Shopping in Labe

Today was money changing and shopping day. We found the money changing district and were going along comparing rates. We went back the guy who seemed to have the best rate. His office opening right on the street was about 6 ft square with boxes and bags of money. We worry about showing our hundreds of dollars worth and people were carrying thousands in plastic bags out. I was fasinated and tried to sneak a photo. Unfortunately an onlooker saw me and a scene was created. I erased the photo before anyone saw it, and after a few minutes of trying to show the photos in the camera; an English speaking local helped us out. Stupid tourist.

We then plunged into the market–narrow haphazard 2-ft. wide lanes with ragged sheet metal roofs at my head level. One area of lockable stalls. Most fasinating was about a dozen men using meat grinders (like we have or had in the US) to grind peanuts into peanut butter. No one would let us take pictures. Then down the street where several hundred women were selling produce and the peanut butter. The quantities were typically small. Melons/squashes cut into 1-in. slices.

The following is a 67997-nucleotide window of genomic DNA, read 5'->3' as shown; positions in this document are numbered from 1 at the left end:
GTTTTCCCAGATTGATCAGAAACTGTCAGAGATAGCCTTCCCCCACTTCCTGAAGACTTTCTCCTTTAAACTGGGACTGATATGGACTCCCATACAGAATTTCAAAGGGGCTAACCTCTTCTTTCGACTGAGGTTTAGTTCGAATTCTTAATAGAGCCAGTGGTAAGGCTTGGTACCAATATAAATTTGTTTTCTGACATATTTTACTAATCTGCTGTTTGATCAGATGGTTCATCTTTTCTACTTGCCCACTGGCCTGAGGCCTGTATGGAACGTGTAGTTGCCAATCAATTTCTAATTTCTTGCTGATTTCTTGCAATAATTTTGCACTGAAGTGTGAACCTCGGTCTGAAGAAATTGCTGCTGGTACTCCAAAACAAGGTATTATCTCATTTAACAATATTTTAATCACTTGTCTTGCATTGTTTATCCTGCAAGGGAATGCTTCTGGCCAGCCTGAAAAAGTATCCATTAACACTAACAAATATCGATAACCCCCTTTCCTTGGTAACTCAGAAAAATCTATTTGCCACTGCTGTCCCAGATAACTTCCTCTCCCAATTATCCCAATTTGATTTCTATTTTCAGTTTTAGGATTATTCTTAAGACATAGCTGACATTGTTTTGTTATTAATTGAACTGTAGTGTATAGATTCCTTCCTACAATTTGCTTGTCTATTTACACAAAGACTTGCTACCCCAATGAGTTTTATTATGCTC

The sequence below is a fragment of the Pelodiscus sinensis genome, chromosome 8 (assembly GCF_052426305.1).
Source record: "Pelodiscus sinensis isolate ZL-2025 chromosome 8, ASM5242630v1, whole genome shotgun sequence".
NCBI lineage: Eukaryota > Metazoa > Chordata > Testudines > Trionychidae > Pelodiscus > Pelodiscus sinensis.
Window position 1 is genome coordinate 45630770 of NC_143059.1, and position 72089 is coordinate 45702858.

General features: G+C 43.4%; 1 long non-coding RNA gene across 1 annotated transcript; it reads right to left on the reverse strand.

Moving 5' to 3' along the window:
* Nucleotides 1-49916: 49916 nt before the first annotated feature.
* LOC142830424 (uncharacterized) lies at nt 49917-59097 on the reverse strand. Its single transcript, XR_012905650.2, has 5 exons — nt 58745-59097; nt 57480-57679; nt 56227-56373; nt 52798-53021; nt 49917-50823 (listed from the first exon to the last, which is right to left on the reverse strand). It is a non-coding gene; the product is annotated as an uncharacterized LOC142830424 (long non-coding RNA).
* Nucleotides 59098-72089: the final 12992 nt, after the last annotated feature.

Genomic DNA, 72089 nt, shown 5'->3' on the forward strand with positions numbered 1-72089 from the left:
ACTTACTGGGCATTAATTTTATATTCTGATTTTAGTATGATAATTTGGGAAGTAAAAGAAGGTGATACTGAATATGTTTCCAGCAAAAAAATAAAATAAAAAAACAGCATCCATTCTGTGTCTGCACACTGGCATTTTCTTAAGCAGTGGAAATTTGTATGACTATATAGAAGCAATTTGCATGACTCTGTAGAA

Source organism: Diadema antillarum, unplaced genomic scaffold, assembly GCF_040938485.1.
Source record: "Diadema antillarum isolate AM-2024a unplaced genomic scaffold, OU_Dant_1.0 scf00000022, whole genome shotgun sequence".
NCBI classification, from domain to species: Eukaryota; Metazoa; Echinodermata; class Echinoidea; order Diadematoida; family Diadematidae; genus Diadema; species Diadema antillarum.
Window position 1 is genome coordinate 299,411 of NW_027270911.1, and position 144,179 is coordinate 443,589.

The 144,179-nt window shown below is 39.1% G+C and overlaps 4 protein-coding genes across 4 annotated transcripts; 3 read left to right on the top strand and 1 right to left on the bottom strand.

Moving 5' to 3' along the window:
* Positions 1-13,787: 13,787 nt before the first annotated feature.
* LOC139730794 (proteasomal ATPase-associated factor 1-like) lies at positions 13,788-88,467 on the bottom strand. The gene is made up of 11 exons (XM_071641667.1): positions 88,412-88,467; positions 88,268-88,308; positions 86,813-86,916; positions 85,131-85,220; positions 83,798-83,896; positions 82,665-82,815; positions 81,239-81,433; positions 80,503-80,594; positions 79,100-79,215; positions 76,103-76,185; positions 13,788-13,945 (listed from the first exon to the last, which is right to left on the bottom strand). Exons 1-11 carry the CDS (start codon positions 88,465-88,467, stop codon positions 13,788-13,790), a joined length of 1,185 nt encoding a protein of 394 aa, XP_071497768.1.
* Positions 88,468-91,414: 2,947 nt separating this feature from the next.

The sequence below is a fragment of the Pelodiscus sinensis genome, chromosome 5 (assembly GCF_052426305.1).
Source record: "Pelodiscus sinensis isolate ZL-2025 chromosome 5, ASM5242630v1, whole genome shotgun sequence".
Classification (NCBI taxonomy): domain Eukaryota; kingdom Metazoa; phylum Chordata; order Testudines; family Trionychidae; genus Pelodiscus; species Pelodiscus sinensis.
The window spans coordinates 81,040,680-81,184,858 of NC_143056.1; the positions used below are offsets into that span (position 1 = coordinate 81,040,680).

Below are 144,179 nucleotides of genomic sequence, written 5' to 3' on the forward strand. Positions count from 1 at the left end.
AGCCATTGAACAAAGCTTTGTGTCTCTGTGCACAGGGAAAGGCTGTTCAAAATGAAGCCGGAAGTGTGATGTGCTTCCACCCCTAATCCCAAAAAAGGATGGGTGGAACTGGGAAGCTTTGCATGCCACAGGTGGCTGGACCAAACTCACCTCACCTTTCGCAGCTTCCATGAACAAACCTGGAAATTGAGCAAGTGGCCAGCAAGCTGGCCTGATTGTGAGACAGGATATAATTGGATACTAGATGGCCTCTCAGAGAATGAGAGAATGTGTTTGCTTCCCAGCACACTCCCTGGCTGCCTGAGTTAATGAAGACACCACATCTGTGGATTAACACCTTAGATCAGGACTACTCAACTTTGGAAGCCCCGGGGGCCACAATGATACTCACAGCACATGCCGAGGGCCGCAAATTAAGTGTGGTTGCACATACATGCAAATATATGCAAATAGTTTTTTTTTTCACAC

Louisa bought some locally dyed fabric and we picked up a couple of wooden spoons.

We’ll be here another day. We’ve been trying to get into the local museum but the director is away–maybe tomorrow.

We met Ruth, an Italian women, who is in country for three months doing Ph.D research on the politics from WW2 until the end of Sekou Toure’s reign of terror. She is mainly interviewing members of the government and others who spent time in prison. She also did several weeks of library research in Conakry.  A challenging project for someone who is on her first trip out of Europe, but she seems pretty relaxed about it all.

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